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Build the Retrieving Drive in your Gundog 
By Jeff Griffiths

14 May 2012

With many new gundog and handler teams coming into Retrieving Ability Tests for Gundogs (RATG), and some moving up into Retrieving Trials (RT), we should look at building the retrieving drive in your gundog. How do we get them to go out hard and with enthusiasm for a retrieve? This relates to one of the areas they are scored on: action and style. It is also important in having your dog running out straight for a retrieve and coming straight back again  to you after finding the retrieve. Judges will be looking for the dog that goes out and back in the most efficient way. This may involve the dog facing cover such as tussocks and long grass, blackberries, fallen logs, hills, gullies, and even water.

build driveWith a young pup we can start with anything they are keen to pick up or fetch. It may be a puppy sized retrieving dummy, but could also be a rolled up pair of socks or anything else the pup may be keen to retrieve. Avoid sticks as you never want the dog to think it is okay to bring back a stick when it is working for a retrieving dummy or bird.
You don’t have to throw it far for a pup. Just get their attention and hand throw out in front. Let the pup go out fast. Don’t worry about control at this stage. Later you will need to have them staying until you say fetch. Bring the control, or obedience, in later after you have built the retrieving drive. In the early stages you want a pup to be encouraged and enthusiastic to go out to retrieve. Be excited and this will rub off on your pup or young dog.

When your pup comes back with the retrieve call them back, clap your hands, and move back or run away if necessary. You want them to come to you every time with keenness and drive. Don’t under any circumstances chase your young dog if they don’t come straight back. Chasing your dog will only turn it into a game and encourage them to run away instead of coming to you. Just keep calling them back with enthusiasm, with you moving back and the pup coming towards you.
 
Older dogs should be trained in a similar way, but it will depend on their current training and experience. For example, a gundog that is already trained to sit and fetch a dumbbell on command is already well on the way to working in RATG and Retrieving Trials. However, you will need to train them to retrieve over much longer distances and to retrieve dummies and/or birds. You will also need to get them used to a variety of terrain and cover. These are huge differences to what is found at an obedience trial.Whilst it is convenient and quite okay to train a beginning gundog or pup on an oval or easy flat terrain, you will soon need to train them in cover, hills and gullies, and even water to be sure of success in RATG and Retrieving Trials.

As you start to lengthen the retrieves to say 50 and up to 100 metres, look for places you can train that have long grass and similar cover. This will teach the dog to work through this and most importantly to use their nose to find the retrieve. Find places where the dog has to look up hills or even down, to watch for the mark retrieve. They need to learn how to mark in a variety of situations, and to traverse this terrain, and this is done by experience in training. A dog has a natural tendency to veer off when running up hills, so experience in marking up hills will be beneficial to them.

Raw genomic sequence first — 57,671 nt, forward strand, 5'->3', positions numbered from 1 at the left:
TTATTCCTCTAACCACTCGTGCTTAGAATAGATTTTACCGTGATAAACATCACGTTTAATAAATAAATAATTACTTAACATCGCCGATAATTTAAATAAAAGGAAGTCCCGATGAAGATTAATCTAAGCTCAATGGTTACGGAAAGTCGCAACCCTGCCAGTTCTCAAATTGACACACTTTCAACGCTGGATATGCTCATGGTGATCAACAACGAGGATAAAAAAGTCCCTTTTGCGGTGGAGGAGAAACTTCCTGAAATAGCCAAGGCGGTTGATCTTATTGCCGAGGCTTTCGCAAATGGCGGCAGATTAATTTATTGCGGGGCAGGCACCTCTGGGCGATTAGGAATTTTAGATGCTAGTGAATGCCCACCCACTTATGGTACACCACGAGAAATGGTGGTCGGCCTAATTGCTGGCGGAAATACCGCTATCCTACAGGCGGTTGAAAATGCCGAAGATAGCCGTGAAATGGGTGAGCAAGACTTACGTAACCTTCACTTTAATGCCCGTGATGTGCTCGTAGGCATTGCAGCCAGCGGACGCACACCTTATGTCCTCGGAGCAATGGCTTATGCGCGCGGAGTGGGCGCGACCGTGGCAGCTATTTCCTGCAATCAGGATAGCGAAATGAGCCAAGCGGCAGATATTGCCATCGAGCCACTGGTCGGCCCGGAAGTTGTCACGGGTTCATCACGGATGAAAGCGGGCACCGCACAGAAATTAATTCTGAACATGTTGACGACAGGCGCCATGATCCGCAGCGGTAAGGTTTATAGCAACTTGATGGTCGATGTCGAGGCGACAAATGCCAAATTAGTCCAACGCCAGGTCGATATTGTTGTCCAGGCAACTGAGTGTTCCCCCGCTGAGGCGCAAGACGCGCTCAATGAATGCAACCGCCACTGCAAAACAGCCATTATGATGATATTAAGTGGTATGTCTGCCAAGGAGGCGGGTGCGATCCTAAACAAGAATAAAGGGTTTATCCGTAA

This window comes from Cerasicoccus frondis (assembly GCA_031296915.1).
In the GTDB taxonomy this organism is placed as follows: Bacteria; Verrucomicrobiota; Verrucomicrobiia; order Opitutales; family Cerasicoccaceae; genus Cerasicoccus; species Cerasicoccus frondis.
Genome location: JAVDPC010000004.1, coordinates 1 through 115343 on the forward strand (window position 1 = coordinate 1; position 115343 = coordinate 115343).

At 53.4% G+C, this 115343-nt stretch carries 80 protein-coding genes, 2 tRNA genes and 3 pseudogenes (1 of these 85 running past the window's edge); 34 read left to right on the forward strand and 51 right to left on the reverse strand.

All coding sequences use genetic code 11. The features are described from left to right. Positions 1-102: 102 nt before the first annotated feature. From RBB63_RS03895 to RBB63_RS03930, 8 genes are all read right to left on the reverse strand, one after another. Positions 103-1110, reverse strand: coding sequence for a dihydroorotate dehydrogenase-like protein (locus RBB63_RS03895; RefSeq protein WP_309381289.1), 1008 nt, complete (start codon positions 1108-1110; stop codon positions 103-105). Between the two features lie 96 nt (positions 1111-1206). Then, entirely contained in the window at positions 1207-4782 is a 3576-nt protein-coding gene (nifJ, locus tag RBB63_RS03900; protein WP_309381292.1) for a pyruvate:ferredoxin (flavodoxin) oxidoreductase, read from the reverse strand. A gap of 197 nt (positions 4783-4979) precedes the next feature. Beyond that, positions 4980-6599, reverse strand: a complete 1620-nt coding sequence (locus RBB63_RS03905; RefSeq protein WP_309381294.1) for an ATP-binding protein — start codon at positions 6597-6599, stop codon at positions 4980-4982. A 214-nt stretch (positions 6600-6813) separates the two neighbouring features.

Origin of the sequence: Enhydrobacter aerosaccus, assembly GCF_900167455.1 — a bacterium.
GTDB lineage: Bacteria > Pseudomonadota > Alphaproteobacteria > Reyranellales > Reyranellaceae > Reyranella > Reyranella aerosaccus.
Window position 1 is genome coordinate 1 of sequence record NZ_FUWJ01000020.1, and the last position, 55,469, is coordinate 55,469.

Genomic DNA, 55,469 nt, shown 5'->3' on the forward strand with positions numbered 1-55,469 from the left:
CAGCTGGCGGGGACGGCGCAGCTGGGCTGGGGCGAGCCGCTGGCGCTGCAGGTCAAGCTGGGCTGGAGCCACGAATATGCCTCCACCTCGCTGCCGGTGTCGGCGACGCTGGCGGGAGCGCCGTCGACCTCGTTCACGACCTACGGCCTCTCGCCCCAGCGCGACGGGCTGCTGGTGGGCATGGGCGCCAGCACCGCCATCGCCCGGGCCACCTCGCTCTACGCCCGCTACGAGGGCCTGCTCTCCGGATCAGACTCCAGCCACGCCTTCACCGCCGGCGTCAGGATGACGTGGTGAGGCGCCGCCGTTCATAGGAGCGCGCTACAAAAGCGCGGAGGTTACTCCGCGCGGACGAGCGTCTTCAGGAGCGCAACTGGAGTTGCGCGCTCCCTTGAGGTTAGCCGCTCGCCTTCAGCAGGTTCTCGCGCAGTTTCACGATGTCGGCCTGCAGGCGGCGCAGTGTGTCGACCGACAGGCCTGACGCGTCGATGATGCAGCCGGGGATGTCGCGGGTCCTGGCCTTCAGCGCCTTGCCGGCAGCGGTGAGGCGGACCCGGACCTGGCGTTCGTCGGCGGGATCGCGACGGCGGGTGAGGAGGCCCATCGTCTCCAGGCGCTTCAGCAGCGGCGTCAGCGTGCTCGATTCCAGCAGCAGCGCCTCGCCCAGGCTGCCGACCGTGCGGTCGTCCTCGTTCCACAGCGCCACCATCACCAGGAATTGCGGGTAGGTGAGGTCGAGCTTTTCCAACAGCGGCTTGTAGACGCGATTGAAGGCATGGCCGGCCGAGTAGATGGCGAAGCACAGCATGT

Also try to find places where your gundog can learn to retrieve through gullies as this terrain is often used in Retrieving Trials and used when available in RATG. Have your dog sitting on one side of the gully and get someone to through the retrieve on the other side. Try to have a reasonable distance of 50 to 100 metres. Gundogs need to learn how to handle this terrain and take as straight a line as possible to find the retrieve and come back. Teaching them to retrieve over natural obstacles such as fallen trees is beneficial. Train your gundog to retrieve into or across water as well. This means being able to swim. Water retrieves are always included in Retrieving Trials, and are an option in RATG when suitable water is available. When first getting your dog to retrieve in water, get in the water with them and throw the retrieve. An alternative is to have experienced swimming dogs go into the water: a young dog will usually follow and before they know it they are swimming.

Look for advertised RATG trials in your local club or state members journal. They are usually held in conjunction with obedience trials or with Gundog breed and group shows and trials.
To find where Retrieving Trials are being held look on this Retrieving Australia website retrieving.org.au. On this site you can get all sorts of retrieving information and see training questions and answers. Get your gundog and see RATG and Retrieving Trials, meet other trailers, train up and give it a go.  Your gundog will love it, being able to do what it was bred to do!


Photo by Lara Sedgman

This is an edited version of an article that first appeared in the January 2012 issue of Dogs NSW magazine.


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